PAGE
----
Category Archives: Teenagers

Roundup: New Multi-Unit Housing, Daylight Savings, Staples Art …

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An application to convert the former Men’s Warehouse store to a 14-unit multi-family building awaits review by Westport’s Planning & Zoning Department staff.

The 950 Post Road East property sits between the (now closed) Bank of America branch, and the (also closed) Subway shop.

It’s a 2-story building. The first floor is below the main one, behind the parking lot.

The former Men’s Wearhouse property.

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Wakeman Town Farm is “egg-cited” to announce the return of “Egg-stravaganza.” Their traditional celebration of bunny, family fun is set for Saturday, April 3 (9 to 10:30 a.m.).

The egg hunt begins at 9;15 (bring your own basket!). Eggs can be turned in for a special treat bag from BD Provisions.

There’s also an egg roll and egg toss (with prizes), story time, photos with “Big Bunnies,” and animal visits (including the furry alpaca). Grownups get coffee.

First-come, first-served tickets are $10 per child or adult (free for anyone younger than 1). Click here to register.

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Don’t forget: Tonight is the night to set clocks forward for Daylight Savings Time.

Sure, we lose an hour of sleep. But that added hour of sunlight is worth it!

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Thursday’s “Roundup” featured a photo of exterior painting at 19 Soundview Drive — right next to a “Demolition” sign.

Today, the house was fully painted. And the sign was gone.

A worker said it will not be knocked down soon. Word on the street drive is that it may be cleaned up for a summer rental. Stay tuned, though: It might be knocked down this fall.

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Everyone says it, but last night — right in front of Joe’s Pizza — we had proof:

Westport’s gone nuts.

(Photo/Jeff Gray)

Six Staples High School students have earned Scholastic Connecticut Regional Arts Awards recognitions. The 98-year-old nationwide program includes a juried exhibition.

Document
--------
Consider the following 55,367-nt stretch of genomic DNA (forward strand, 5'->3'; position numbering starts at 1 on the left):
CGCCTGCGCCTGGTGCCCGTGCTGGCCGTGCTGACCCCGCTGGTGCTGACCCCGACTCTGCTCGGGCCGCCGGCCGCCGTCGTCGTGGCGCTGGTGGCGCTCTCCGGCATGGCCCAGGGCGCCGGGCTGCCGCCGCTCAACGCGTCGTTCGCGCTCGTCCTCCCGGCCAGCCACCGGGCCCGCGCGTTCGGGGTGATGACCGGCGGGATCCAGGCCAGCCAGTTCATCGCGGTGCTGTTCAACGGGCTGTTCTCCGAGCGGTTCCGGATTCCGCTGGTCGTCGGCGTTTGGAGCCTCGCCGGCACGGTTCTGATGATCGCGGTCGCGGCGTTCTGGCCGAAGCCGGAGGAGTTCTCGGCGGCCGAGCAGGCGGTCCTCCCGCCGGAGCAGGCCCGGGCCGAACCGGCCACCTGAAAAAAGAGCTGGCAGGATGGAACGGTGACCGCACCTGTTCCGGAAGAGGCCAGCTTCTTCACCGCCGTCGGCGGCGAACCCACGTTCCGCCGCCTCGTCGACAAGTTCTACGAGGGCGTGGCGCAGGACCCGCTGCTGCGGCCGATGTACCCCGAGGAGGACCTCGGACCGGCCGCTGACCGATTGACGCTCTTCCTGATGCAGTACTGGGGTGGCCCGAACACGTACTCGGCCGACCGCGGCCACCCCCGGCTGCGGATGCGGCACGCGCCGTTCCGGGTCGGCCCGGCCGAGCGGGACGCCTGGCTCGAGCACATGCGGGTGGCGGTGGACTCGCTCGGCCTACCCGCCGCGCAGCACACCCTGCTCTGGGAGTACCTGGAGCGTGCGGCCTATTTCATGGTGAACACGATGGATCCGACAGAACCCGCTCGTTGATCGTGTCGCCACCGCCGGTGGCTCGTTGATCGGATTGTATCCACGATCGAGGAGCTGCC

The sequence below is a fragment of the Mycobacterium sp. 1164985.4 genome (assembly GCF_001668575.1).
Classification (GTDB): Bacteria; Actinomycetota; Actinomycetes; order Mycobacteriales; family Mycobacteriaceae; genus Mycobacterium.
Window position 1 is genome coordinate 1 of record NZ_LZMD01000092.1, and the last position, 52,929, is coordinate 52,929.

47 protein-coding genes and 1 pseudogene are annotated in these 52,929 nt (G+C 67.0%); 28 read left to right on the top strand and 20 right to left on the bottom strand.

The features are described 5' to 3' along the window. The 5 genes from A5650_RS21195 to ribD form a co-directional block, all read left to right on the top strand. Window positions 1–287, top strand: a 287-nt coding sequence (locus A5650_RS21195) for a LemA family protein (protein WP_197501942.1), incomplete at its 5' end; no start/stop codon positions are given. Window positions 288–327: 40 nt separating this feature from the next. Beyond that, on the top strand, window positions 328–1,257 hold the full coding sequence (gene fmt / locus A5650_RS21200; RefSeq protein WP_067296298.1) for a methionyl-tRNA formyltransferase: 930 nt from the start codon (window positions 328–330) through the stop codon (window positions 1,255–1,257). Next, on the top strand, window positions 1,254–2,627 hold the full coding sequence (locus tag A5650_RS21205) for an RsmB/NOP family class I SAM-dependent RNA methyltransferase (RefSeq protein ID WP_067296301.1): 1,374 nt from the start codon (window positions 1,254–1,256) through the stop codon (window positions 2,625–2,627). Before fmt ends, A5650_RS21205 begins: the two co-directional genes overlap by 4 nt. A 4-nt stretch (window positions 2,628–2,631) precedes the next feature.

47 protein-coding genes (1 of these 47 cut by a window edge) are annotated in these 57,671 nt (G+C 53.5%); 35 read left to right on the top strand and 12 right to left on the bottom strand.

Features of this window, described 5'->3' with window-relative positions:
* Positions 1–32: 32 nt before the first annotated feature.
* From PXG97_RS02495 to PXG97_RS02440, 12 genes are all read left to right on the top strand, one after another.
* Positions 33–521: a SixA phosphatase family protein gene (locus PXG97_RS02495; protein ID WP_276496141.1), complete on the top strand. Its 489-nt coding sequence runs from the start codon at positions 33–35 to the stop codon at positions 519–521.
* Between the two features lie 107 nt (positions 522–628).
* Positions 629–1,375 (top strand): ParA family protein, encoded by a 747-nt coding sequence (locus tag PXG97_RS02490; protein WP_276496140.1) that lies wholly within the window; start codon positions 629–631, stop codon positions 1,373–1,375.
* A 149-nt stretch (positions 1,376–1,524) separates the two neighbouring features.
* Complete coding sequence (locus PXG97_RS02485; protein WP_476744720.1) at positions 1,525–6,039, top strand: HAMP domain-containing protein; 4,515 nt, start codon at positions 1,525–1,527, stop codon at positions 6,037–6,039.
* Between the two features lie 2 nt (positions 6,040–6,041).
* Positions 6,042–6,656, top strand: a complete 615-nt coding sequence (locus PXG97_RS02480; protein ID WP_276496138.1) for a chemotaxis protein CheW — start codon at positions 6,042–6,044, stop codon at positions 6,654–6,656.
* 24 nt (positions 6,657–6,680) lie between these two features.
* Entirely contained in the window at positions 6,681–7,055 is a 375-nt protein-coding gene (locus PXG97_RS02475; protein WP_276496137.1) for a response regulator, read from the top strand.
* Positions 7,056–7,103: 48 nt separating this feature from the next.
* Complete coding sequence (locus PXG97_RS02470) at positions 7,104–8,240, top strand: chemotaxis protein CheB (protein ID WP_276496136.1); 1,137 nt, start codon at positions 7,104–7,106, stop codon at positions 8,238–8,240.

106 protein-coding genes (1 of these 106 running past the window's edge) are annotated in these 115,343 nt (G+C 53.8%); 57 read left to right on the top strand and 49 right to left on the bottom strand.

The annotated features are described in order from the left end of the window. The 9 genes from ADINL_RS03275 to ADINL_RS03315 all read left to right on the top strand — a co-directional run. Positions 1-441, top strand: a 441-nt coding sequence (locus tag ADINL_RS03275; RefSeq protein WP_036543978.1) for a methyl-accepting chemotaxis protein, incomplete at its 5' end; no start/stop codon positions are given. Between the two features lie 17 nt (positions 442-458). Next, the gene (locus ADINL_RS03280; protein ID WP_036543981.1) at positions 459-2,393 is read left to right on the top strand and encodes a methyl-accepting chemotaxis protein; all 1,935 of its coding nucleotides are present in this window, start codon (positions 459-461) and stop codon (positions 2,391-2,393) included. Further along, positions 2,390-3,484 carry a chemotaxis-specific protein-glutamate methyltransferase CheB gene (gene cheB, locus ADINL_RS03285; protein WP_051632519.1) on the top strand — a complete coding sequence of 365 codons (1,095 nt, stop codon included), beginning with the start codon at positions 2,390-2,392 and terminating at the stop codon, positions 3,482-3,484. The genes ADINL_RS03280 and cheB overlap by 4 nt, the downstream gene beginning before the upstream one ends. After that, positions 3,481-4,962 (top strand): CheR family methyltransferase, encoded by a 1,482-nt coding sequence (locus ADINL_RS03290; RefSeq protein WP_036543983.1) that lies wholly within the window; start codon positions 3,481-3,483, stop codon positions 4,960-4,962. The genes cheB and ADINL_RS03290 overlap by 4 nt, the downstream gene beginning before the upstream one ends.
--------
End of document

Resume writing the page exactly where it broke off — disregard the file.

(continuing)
Congratulations to Silver Key winners Poppy Livingstone (painting) and Akira Maidique (digital art). Honorable Mention recipients include Kate Davitt and Nate Kolek (drawing and illustration), Matthew Genser (photography) and Alexandra Lam (painting).

Click here for the virtual exhibition.

A collage of the Staples artists’ work.

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Weston Center has been a bit lonely since Peter’s Market closed in January.

Residents were heartened recently to see these signs.

No word on timing. But it’s a start. (Hat tip: Hanna and Conor O’Byrne)

(Photo courtesy of Libby Cailen, “Parents of Weston, CT” Facebook group)

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Is there any holiday that Winslow Park Animal Hospital doesn’t celebrate?

The popular Post Road clinic is sure ready for Wednesday.

(Photo/Molly Alger)

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Hot on the “heels” of news about The Joggers Club’s Junior running group, they announce for adults too.

The Joggers Club meets every Saturday at 8 a.m., at Compo Beach. Runs are designed to satisfy everyone.

You don’t even have to know how to run. Just get outside, and put one foot in front of the other.

Every week brings a different course. After each run, there’s coffee and Village Bagels treats, for a nice social hour

Click here, or follow The Joggers Club on Facebook or Strava. A year’s membership is just $50, and includes a cool customized running tank designed by Fleet Feet.

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And finally … happy 82nd birthday to former teen idol (and former Westporter) Neil Sedaka!

 

 

“Mr. Trick Shot” Hoops It Up

I’ve never started an “06880” story with a video before.

Then again, before this week I’d never interviewed Christopher Dobransky.